Stories of immigration featured in Black History Month panel discussion|
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Stories of immigration is the theme of a panel presentation for Black History
Month presented by the City of Toronto and the Passages to Canada program of
the Dominion Institute.
Students from Weston Collegiate, West Toronto Collegiate and Parkdale
Collegiate will participate in the interactive discussion with a panel of
Hosted by Councillor Michael Thompson, the panel discussion will include well
known Toronto leaders, Dudley Laws (Jamaica), Jemeni (FLOW 93.5 - Grenada) and
Olga Lambert (Togo). Mayor David Miller will also join the program to issue the
Black History Month proclamation.
Monday, February 14, 2005
10:30 a.m. to 12:30 p.m.
Toronto City Hall
100 Queen St. W.
Dudley Laws was born in Jamaica in 1934, and came to Canada in 1965 via England
where he started his long history of community involvement by helping new
immigrants. In Canada, he has worked with the black community, forming numerous
organizations that address issues of policing, criminal justice, immigration
and education. He has received several awards over the years for his community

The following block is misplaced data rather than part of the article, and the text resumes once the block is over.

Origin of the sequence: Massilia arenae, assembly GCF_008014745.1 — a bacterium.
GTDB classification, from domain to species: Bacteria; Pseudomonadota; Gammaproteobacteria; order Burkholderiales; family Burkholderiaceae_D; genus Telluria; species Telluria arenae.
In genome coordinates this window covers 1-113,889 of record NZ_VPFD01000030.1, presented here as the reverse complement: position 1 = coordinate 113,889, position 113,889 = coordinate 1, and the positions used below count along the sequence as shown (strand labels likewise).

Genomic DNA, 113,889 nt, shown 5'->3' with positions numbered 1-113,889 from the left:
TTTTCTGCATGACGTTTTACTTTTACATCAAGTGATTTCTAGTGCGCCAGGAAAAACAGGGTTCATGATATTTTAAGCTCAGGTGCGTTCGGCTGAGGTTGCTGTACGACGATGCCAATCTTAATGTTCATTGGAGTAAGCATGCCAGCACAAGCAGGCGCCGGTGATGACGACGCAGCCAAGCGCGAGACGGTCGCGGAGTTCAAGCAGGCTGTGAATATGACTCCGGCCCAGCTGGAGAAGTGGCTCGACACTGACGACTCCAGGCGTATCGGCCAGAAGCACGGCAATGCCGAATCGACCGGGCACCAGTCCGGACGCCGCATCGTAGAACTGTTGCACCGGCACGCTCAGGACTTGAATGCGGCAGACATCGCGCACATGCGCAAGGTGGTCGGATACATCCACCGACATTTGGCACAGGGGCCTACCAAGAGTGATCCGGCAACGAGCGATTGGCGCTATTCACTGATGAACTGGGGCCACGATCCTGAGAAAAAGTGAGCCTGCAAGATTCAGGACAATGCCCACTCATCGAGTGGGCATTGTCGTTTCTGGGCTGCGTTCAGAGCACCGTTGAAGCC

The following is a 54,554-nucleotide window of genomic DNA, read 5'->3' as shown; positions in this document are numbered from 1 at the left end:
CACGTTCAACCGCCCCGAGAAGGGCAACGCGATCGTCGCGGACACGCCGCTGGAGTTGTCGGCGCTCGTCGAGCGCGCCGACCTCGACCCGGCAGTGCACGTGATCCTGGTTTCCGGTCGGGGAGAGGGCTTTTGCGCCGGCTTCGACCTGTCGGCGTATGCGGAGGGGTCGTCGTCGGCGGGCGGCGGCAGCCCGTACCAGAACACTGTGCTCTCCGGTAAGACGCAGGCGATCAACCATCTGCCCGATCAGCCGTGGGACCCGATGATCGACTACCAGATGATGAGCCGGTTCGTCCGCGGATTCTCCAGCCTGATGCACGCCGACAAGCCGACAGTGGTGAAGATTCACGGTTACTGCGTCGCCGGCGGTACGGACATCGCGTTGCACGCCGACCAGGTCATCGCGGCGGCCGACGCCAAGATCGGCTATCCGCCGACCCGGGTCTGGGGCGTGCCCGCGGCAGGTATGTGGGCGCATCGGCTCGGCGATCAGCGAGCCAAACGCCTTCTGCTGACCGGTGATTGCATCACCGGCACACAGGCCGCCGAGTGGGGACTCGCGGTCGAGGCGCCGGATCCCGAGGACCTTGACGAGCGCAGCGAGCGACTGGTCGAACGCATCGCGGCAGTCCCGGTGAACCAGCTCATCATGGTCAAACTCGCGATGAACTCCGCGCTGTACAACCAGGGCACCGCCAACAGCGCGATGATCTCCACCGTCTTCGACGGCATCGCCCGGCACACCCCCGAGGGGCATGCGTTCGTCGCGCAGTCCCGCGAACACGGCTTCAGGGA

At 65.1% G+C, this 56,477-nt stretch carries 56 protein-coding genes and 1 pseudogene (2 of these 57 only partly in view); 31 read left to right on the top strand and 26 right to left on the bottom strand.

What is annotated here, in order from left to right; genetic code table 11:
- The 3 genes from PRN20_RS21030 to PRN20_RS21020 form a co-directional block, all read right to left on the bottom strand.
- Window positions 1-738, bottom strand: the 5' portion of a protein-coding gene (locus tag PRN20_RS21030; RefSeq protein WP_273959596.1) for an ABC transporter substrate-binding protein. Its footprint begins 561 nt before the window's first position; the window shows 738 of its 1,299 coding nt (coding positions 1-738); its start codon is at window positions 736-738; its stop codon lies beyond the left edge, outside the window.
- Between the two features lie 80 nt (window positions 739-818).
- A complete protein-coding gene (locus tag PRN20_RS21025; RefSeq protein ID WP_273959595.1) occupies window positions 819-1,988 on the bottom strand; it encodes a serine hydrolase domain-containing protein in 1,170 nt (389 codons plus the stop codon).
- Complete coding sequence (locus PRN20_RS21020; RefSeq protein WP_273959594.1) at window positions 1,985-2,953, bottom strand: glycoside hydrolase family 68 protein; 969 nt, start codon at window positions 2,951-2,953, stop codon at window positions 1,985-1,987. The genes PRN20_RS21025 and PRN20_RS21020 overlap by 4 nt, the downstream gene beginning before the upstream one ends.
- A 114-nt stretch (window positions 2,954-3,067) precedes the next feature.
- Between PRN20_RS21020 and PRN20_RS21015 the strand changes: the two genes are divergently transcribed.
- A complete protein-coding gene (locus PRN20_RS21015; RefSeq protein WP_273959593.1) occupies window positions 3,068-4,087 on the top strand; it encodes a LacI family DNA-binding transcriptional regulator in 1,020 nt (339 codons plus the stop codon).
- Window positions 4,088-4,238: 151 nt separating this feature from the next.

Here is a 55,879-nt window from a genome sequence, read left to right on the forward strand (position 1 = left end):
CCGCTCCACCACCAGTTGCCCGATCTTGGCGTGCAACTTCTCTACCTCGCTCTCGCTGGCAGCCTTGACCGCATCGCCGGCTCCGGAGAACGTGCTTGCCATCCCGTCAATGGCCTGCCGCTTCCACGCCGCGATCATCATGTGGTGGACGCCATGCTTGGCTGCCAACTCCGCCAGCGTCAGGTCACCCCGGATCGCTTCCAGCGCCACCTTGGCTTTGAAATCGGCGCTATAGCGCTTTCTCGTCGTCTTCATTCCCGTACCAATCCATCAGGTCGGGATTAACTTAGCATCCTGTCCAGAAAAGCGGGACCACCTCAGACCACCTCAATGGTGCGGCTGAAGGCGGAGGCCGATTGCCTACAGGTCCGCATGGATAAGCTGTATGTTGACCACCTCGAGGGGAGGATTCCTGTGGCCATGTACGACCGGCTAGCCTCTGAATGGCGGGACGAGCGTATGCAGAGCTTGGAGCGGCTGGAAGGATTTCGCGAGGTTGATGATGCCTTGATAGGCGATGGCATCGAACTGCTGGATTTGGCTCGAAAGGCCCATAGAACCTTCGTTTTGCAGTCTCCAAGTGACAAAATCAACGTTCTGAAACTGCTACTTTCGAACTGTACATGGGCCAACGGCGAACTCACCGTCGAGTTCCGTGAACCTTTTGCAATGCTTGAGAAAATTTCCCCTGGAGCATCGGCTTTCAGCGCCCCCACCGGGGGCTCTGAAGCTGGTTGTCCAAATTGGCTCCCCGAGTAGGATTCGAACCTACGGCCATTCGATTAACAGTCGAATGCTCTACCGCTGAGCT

work, including the Marcus Garvey Memorial Award, the Jamaican-Canadian
Community Award and the Canadian Black Achievement Award, among others.
Jemeni came to Canada from Grenada, and is now one of the original on-air
personalities on the radio station FLOW 93.5 where she hosts the Morning Rush.
In addition to working in radio, Jemeni is a storyteller, actor, musician and
budding novelist whose community involvement includes working with
developmentally challenged children.
Olga Lambert was born in France but her country of origin is Togo in West
Africa. She came to Canada 20 years ago as a student, and fell in love with the
country and decided to stay. She is a Voice Telecom Analyst with the Government
of Ontario, as well as being Current President of the Cultural Association of
Togolese of Ontario and a community volunteer for the program Help Hands, a
Federal Government Income Tax Program for low income families.
The panelists are members of the Passages to Canada program, a national
storytelling initiative of the Dominion Institute, a non-profit organization
with a mandate to promote awareness of Canadian history, citizenship and
Black History Month
In 1979 Toronto City Council officially proclaimed Black History Month. In 1993
Black History Month was proclaimed in Ontario to recognise the 200th
anniversary of the passage of legislation prohibiting the importation of slaves
and providing for the gradual abolition of slavery. National recognition came
in 1995 when the House of Commons passed a resolution which recognized February
as Black History Month.
In 2005, the City recognizes Black History Month with exhibits, theatrical
performances, concerts, walking tours and readings at various locations
throughout Toronto. More information and schedules are available at www.toronto.ca/blackhistory.
For more information on Passages to Canada please visit:
Linda Koehler, Diversity Management and Community Engagement, Chief
Administrator's Office, 416-397-0929
Suzanne Belanger, Passages to Canada, Dominion Institute,